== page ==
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May 09, 1975 - Image 1

Resource type:
Text
Publication:
The Detroit Jewish News, 1975-05-09

Disclaimer: Computer generated plain text may have errors. Read more about this.

Major Israeli Causes,
Rabbinical Vaad Issue
Calls for Communal Aid

Numerous Israel Bond functions, the Jewish National Fund and the Vaad Harabonim are
currently conducting their major appeals for aid by this community . .
The annual dinner of the Jewish National Fund will be in recognition of the major contribu-
tions to this community by Phillip, Frieda and Max Stollman. The dinner will be held at Cong.
Shaarey Zedek, June 18 . . .
The eminent brother of Phillip and Max Stollman, Rabbi Isaac Stollman, who now makes his
home in Jerusalem, will be honored by the Vaad Harabonim . .
The Allied Jewish Campaign and Detroit Technion Society functions, together with these JNF,
Israel Bond and Vaad events are summarized on Page 56.

THE JEWISH NEWS

. Evaluating the
Allied Jewish
Campaign Results
and the
Current
Leadership

Commentary
Page 2

A Weekly Review

VOL. LXVII, No. 9

e

' 17

-

9

of Jewish Events

17515 W. Nine Mile, Suite 865, Southfield, Mich. 48075 424-8833

$10.00 Per Year ; This Issue 30c

Reassessing the
Reassessment

Urgency of
Community Problems

Editorials
Page 4

May 9, 1975

Israeli Overtures to Egypt
Predicted Ahead of Talks

Boycott, Viet Effects
Seen by AJCommittee

NEW YORK (JTA) — The executive head of the American
Jewish Committee, applauding post-Vietnam statements by Pres-
ident Ford "rejecting recriminations and calling on Americans to
unite in facing the problems of the future," called upon the U.S.
government to reaffirm the importance of Israel to the Western
alliance system, as a permanent American ally, and as the corner-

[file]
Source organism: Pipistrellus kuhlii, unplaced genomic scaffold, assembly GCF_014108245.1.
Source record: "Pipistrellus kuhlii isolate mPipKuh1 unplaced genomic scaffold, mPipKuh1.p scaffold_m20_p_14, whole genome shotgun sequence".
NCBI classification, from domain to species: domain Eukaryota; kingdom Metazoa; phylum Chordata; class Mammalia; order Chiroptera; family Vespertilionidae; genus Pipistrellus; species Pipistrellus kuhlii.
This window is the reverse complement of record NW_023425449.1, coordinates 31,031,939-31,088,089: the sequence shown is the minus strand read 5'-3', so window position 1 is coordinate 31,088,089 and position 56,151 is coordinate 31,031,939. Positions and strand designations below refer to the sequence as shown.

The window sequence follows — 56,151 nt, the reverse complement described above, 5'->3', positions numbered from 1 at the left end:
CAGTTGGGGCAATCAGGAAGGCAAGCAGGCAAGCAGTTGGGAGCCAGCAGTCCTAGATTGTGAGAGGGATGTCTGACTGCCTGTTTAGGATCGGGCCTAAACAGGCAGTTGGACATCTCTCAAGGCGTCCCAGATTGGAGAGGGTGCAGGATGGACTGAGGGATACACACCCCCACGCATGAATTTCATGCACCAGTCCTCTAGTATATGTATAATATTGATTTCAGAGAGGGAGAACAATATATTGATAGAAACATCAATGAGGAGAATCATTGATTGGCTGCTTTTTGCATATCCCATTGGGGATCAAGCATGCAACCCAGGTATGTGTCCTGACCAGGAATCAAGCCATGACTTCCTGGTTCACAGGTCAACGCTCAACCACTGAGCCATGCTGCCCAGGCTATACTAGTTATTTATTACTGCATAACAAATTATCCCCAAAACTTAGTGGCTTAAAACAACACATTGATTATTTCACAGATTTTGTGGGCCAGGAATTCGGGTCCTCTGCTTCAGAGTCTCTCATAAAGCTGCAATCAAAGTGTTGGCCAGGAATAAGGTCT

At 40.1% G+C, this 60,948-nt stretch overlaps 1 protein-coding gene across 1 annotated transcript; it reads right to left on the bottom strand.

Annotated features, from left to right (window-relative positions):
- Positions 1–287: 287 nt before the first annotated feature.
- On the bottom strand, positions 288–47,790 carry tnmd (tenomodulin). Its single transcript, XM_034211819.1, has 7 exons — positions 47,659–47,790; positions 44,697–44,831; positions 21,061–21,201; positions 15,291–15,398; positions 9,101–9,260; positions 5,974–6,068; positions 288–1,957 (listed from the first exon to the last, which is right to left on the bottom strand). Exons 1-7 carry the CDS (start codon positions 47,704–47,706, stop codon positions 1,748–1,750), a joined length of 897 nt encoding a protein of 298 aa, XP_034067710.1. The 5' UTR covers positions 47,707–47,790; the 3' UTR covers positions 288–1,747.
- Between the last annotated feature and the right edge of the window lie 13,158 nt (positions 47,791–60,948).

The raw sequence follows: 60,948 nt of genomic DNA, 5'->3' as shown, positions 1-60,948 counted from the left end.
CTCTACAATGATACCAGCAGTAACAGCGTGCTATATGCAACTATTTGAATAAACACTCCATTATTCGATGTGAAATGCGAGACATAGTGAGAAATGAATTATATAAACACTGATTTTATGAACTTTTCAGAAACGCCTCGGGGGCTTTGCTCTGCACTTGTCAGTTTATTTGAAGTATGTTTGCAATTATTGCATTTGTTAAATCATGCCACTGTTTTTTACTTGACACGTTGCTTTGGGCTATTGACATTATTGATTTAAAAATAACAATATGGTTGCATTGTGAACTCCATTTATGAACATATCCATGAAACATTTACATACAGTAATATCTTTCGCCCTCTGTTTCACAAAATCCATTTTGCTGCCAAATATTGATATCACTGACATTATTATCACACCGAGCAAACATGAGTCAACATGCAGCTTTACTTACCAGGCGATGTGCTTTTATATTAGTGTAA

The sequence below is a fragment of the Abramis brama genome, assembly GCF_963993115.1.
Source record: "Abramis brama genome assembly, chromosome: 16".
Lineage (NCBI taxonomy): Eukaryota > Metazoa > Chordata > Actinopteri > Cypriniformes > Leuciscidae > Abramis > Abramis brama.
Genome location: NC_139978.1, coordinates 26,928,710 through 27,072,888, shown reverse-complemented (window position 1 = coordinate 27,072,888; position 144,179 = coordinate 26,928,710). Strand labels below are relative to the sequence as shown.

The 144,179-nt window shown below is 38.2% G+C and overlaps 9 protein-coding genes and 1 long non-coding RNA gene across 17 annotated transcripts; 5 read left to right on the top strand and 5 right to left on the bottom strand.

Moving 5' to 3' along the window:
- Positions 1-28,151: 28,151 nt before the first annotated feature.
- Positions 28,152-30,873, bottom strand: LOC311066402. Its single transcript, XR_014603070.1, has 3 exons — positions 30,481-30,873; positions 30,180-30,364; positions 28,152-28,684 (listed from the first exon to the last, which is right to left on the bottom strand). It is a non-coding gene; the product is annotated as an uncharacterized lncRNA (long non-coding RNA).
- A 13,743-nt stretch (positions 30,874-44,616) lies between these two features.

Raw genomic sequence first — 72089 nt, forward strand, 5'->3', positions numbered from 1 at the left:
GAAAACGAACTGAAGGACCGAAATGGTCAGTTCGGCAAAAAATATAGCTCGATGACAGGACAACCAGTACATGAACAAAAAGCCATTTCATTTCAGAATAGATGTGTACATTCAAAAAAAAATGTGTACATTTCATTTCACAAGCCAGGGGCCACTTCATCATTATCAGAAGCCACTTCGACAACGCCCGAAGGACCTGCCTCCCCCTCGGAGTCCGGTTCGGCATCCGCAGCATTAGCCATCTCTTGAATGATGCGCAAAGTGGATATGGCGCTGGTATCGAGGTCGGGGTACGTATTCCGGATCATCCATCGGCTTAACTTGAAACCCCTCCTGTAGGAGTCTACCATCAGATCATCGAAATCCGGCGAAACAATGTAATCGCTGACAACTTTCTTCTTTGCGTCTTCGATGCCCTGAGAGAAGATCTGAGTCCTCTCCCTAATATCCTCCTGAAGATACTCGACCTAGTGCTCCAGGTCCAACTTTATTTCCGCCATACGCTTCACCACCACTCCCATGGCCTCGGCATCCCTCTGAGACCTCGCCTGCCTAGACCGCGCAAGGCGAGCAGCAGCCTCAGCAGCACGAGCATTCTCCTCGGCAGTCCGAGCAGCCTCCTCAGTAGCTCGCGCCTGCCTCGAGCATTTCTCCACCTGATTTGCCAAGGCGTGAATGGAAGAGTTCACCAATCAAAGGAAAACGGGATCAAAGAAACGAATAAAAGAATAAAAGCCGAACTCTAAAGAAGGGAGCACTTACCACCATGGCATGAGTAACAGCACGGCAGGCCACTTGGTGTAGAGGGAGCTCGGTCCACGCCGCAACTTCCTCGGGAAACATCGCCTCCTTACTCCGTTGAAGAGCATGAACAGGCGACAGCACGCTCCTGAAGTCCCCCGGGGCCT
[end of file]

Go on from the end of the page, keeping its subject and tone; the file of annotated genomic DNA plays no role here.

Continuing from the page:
stone of regional stability in the area, in its reassessment of Mid-
dle East policy.
Bertram H. Gold, executive vice president, in his keynote ad-
dress to the 69th annual meeting of the agency at the Waldorf-
Astoria Hotel here, called upon its members to be more forceful
and sophisticated than ever before in countering the arguments
against support of Israel and in demonstrating "how the whole

(Continued on Page 6)

By DAVID LANDAU

JERUSALEM (JTA) — Seasoned observers here are convinced that Israel will make some new
political initiative or overture to Egypt before President Ford's meetings with President Anwar Sadat
and Premier Yitzhak Rabin next month despite vehement and insistent denials from official sources
that any such move is contemplated.
The observers base their belief on certain signs and hints that have emerged in recent weeks and
or the fact that, with President Ford having placed his personal prestige on the line in a renewed U.S.
effort to achieve some sort of interim accord between Israel and Egypt before the Geneva conference
reconvenes, it is incumbent on Israel to create as promising a basis as possible for the success of the
American initiative.
Official sources maintain that Israel will make no new moves before it knows the results of